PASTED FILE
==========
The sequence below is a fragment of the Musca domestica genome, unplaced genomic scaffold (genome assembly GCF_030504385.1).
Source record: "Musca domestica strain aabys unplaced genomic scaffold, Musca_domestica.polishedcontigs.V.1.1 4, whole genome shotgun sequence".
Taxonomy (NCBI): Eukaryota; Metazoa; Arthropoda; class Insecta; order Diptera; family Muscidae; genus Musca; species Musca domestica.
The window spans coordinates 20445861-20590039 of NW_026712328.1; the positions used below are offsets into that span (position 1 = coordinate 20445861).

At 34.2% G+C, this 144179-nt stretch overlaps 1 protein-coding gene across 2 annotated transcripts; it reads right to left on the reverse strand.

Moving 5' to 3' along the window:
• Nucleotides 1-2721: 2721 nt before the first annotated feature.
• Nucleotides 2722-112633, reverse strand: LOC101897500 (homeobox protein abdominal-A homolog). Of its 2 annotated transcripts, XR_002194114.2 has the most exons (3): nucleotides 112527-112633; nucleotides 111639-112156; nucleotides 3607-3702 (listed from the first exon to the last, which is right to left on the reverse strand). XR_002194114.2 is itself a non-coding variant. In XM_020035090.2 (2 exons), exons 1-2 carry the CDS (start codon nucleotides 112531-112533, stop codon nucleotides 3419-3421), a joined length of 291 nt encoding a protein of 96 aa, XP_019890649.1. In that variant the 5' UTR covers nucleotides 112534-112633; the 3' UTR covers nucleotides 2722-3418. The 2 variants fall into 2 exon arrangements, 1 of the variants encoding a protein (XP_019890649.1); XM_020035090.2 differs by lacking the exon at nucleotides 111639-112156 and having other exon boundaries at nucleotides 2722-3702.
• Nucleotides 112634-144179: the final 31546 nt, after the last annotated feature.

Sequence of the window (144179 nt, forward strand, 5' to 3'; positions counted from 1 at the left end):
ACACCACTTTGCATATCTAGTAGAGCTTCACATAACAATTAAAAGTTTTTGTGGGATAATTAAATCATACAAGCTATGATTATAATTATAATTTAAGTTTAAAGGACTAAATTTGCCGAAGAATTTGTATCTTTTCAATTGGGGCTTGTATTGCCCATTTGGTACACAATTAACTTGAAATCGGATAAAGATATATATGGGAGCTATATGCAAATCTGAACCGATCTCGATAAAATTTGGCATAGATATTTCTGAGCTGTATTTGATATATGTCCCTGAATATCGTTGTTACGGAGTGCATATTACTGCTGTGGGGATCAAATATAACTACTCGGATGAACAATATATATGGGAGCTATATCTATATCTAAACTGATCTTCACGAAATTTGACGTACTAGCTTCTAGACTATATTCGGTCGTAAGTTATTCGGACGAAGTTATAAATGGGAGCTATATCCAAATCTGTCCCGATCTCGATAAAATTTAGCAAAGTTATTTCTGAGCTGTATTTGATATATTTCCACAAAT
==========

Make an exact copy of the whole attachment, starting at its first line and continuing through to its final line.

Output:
The sequence below is a fragment of the Musca domestica genome, unplaced genomic scaffold (genome assembly GCF_030504385.1).
Source record: "Musca domestica strain aabys unplaced genomic scaffold, Musca_domestica.polishedcontigs.V.1.1 4, whole genome shotgun sequence".
Taxonomy (NCBI): Eukaryota; Metazoa; Arthropoda; class Insecta; order Diptera; family Muscidae; genus Musca; species Musca domestica.
The window spans coordinates 20445861-20590039 of NW_026712328.1; the positions used below are offsets into that span (position 1 = coordinate 20445861).

At 34.2% G+C, this 144179-nt stretch overlaps 1 protein-coding gene across 2 annotated transcripts; it reads right to left on the reverse strand.

Moving 5' to 3' along the window:
• Nucleotides 1-2721: 2721 nt before the first annotated feature.
• Nucleotides 2722-112633, reverse strand: LOC101897500 (homeobox protein abdominal-A homolog). Of its 2 annotated transcripts, XR_002194114.2 has the most exons (3): nucleotides 112527-112633; nucleotides 111639-112156; nucleotides 3607-3702 (listed from the first exon to the last, which is right to left on the reverse strand). XR_002194114.2 is itself a non-coding variant. In XM_020035090.2 (2 exons), exons 1-2 carry the CDS (start codon nucleotides 112531-112533, stop codon nucleotides 3419-3421), a joined length of 291 nt encoding a protein of 96 aa, XP_019890649.1. In that variant the 5' UTR covers nucleotides 112534-112633; the 3' UTR covers nucleotides 2722-3418. The 2 variants fall into 2 exon arrangements, 1 of the variants encoding a protein (XP_019890649.1); XM_020035090.2 differs by lacking the exon at nucleotides 111639-112156 and having other exon boundaries at nucleotides 2722-3702.
• Nucleotides 112634-144179: the final 31546 nt, after the last annotated feature.

Sequence of the window (144179 nt, forward strand, 5' to 3'; positions counted from 1 at the left end):
ACACCACTTTGCATATCTAGTAGAGCTTCACATAACAATTAAAAGTTTTTGTGGGATAATTAAATCATACAAGCTATGATTATAATTATAATTTAAGTTTAAAGGACTAAATTTGCCGAAGAATTTGTATCTTTTCAATTGGGGCTTGTATTGCCCATTTGGTACACAATTAACTTGAAATCGGATAAAGATATATATGGGAGCTATATGCAAATCTGAACCGATCTCGATAAAATTTGGCATAGATATTTCTGAGCTGTATTTGATATATGTCCCTGAATATCGTTGTTACGGAGTGCATATTACTGCTGTGGGGATCAAATATAACTACTCGGATGAACAATATATATGGGAGCTATATCTATATCTAAACTGATCTTCACGAAATTTGACGTACTAGCTTCTAGACTATATTCGGTCGTAAGTTATTCGGACGAAGTTATAAATGGGAGCTATATCCAAATCTGTCCCGATCTCGATAAAATTTAGCAAAGTTATTTCTGAGCTGTATTTGATATATTTCCACAAAT